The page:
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  1. Abstract

    We present near-infrared (NIR) ground-basedY,J,H, andKimaging obtained in the James Webb Space Telescope (JWST) North Ecliptic Pole Time Domain Field (NEP TDF) using the MMT-Magellan Infrared Imager and Spectrometer on the MMT. These new observations cover a field of approximately 230 arcmin2inY,H, andK,and 313 arcmin2inJ. Using Monte Carlo simulations, we estimate a 1σdepth relative to the background sky of (Y, J, H, K) = (23.80, 23.53, 23.13, 23.28) in AB magnitudes for point sources at a 95% completeness level. These observations are part of the ground-based effort to characterize this region of the sky, supplementing space-based data obtained with Chandra, NuSTAR, XMM, AstroSat, Hubble Space Telescope, and JWST. This paper describes the observations and reduction of the NIR imaging and combines these NIR data with archival imaging in the visible, obtained with the Subaru Hyper-Suprime-Cam, to produce a merged catalog of 57,501 sources. The new observations reported here, plus the corresponding multiwavelength catalog, will provide a baseline for time-domain studies of bright sources in the NEP TDF.

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    The parabolic structure of the secondary or conjugate spectra of pulsars is often the result of isolated one-dimensional (or at least highly anisotropic) lenses in the interstellar medium (ISM). The curvature of these features contains information about the velocities of the Earth, ISM, and pulsar along the primary axis of the lens. As a result, measuring variations in the curvature over the course of a year, or the orbital period for pulsars in binaries, can constrain properties of the screen and pulsar. In particular, the pulsar distance and orbital inclination for binary systems can be found for multiple screens or systems with prior information on sin(i). By mapping the conjugate spectra into a space where the main arc and inverted arclets are straight lines, we are able to make use of the full information content from the inverted arclet curvatures, amplitudes, and phases using eigenvectors to uniquely and optimally retrieve phase information. This allows for a higher precision measurement than the standard Hough transform for systems where these features are available. Our technique also directly yields the best-fitting one-dimensional impulse response function for the interstellar lens given in terms of the Doppler shift, time delay, and magnification of images on the sky as seen from a single observatory. This can be extended for use in holographic imaging of the lens by combining multiple telescopes. We present examples of this new method for both simulated data and actual observations of PSR B0834+06.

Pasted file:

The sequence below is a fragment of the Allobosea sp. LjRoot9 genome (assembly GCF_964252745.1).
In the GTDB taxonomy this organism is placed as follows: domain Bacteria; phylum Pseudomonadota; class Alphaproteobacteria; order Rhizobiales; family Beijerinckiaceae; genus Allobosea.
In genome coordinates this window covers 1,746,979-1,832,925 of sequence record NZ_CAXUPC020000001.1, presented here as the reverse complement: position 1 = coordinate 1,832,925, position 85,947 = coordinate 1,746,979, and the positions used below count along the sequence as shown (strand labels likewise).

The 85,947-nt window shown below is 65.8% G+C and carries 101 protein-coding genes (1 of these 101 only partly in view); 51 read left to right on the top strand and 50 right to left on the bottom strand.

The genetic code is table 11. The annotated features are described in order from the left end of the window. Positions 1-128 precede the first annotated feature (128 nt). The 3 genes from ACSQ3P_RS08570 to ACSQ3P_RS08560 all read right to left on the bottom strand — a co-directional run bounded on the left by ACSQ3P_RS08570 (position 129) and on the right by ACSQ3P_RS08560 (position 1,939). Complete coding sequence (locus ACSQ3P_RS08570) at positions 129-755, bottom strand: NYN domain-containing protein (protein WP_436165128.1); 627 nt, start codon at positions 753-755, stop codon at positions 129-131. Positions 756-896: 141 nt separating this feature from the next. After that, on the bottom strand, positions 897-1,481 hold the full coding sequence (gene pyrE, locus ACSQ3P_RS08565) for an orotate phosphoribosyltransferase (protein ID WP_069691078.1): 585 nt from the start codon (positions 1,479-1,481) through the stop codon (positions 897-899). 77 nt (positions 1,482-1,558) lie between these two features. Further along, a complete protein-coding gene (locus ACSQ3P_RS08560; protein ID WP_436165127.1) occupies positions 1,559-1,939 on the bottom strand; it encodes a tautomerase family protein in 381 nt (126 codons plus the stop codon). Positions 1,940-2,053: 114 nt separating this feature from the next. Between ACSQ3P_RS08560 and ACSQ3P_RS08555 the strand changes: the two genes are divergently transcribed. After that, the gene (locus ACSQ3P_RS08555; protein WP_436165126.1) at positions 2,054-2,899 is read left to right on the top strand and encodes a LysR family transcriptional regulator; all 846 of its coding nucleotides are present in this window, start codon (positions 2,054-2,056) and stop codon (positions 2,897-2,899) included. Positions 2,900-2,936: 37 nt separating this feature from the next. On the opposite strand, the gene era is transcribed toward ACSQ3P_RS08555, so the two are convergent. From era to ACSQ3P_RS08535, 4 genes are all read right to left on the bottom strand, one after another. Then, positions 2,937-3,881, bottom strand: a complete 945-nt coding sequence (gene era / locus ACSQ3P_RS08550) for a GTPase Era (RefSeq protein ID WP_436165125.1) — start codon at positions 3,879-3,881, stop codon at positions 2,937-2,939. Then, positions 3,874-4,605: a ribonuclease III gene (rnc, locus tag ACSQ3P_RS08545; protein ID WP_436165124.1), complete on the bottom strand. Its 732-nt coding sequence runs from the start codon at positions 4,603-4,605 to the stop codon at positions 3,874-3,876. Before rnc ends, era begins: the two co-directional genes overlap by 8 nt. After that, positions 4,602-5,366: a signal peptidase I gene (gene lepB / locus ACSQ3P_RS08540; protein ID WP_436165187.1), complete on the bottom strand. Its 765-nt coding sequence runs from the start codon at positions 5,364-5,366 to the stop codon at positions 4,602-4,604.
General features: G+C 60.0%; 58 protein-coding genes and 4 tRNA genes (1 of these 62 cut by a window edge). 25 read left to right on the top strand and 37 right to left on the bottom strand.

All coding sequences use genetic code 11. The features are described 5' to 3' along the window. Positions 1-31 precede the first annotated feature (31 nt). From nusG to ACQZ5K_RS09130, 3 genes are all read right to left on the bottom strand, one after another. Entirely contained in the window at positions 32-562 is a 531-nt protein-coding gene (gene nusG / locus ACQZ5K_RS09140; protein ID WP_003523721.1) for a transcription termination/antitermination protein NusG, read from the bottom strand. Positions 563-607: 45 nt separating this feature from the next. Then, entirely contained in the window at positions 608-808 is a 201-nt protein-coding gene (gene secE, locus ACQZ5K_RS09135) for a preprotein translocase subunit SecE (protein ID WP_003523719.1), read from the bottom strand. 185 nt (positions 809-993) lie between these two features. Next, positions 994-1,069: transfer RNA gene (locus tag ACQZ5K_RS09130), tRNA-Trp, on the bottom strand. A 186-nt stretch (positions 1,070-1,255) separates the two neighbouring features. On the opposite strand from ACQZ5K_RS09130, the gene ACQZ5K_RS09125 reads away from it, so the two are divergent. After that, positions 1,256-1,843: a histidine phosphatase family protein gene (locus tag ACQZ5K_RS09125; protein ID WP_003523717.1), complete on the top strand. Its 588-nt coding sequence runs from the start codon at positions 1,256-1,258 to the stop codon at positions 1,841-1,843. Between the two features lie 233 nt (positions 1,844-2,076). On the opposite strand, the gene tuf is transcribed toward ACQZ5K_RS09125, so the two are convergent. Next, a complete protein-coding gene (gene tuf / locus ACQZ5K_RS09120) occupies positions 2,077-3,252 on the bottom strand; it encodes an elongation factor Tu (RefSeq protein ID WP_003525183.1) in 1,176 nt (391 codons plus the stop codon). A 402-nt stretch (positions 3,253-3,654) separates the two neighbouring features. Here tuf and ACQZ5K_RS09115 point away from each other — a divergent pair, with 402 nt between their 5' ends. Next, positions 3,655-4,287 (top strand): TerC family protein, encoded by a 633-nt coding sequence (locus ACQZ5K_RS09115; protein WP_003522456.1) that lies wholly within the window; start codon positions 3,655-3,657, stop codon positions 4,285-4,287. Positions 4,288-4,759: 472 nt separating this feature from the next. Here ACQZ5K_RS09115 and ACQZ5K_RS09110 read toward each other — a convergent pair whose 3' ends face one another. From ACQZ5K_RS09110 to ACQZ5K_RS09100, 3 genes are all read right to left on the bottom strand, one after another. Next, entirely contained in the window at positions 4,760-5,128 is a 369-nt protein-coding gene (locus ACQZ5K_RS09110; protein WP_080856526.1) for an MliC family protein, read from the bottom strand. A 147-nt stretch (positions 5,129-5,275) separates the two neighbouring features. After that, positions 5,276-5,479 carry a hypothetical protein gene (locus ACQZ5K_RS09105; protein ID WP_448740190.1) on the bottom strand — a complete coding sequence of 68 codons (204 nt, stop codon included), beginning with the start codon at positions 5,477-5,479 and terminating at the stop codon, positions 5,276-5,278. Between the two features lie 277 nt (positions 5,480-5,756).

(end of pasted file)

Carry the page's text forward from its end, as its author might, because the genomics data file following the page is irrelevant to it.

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  3. null (Ed.)